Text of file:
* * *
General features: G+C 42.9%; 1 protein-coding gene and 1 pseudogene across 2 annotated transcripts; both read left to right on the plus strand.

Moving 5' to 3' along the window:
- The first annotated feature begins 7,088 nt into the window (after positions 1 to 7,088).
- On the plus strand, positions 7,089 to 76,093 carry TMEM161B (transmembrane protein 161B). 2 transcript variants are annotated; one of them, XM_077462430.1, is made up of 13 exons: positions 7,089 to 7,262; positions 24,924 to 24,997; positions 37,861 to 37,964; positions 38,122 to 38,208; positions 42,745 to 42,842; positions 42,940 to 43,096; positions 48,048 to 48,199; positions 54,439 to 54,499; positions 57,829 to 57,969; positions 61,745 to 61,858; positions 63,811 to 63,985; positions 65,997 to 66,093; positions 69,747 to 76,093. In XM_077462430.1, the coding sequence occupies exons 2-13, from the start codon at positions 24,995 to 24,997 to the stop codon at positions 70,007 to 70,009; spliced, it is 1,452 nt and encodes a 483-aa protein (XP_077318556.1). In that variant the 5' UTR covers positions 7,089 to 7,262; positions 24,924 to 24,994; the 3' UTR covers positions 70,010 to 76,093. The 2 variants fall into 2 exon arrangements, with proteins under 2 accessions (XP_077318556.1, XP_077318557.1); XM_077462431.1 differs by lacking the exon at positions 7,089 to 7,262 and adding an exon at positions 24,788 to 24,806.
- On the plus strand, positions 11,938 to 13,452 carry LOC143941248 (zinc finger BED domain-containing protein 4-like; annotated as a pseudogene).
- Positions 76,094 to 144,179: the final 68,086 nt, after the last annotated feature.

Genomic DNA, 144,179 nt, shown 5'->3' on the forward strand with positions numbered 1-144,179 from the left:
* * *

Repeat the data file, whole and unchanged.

General features: G+C 42.9%; 1 protein-coding gene and 1 pseudogene across 2 annotated transcripts; both read left to right on the plus strand.

Moving 5' to 3' along the window:
- The first annotated feature begins 7,088 nt into the window (after positions 1 to 7,088).
- On the plus strand, positions 7,089 to 76,093 carry TMEM161B (transmembrane protein 161B). 2 transcript variants are annotated; one of them, XM_077462430.1, is made up of 13 exons: positions 7,089 to 7,262; positions 24,924 to 24,997; positions 37,861 to 37,964; positions 38,122 to 38,208; positions 42,745 to 42,842; positions 42,940 to 43,096; positions 48,048 to 48,199; positions 54,439 to 54,499; positions 57,829 to 57,969; positions 61,745 to 61,858; positions 63,811 to 63,985; positions 65,997 to 66,093; positions 69,747 to 76,093. In XM_077462430.1, the coding sequence occupies exons 2-13, from the start codon at positions 24,995 to 24,997 to the stop codon at positions 70,007 to 70,009; spliced, it is 1,452 nt and encodes a 483-aa protein (XP_077318556.1). In that variant the 5' UTR covers positions 7,089 to 7,262; positions 24,924 to 24,994; the 3' UTR covers positions 70,010 to 76,093. The 2 variants fall into 2 exon arrangements, with proteins under 2 accessions (XP_077318556.1, XP_077318557.1); XM_077462431.1 differs by lacking the exon at positions 7,089 to 7,262 and adding an exon at positions 24,788 to 24,806.
- On the plus strand, positions 11,938 to 13,452 carry LOC143941248 (zinc finger BED domain-containing protein 4-like; annotated as a pseudogene).
- Positions 76,094 to 144,179: the final 68,086 nt, after the last annotated feature.

Genomic DNA, 144,179 nt, shown 5'->3' on the forward strand with positions numbered 1-144,179 from the left: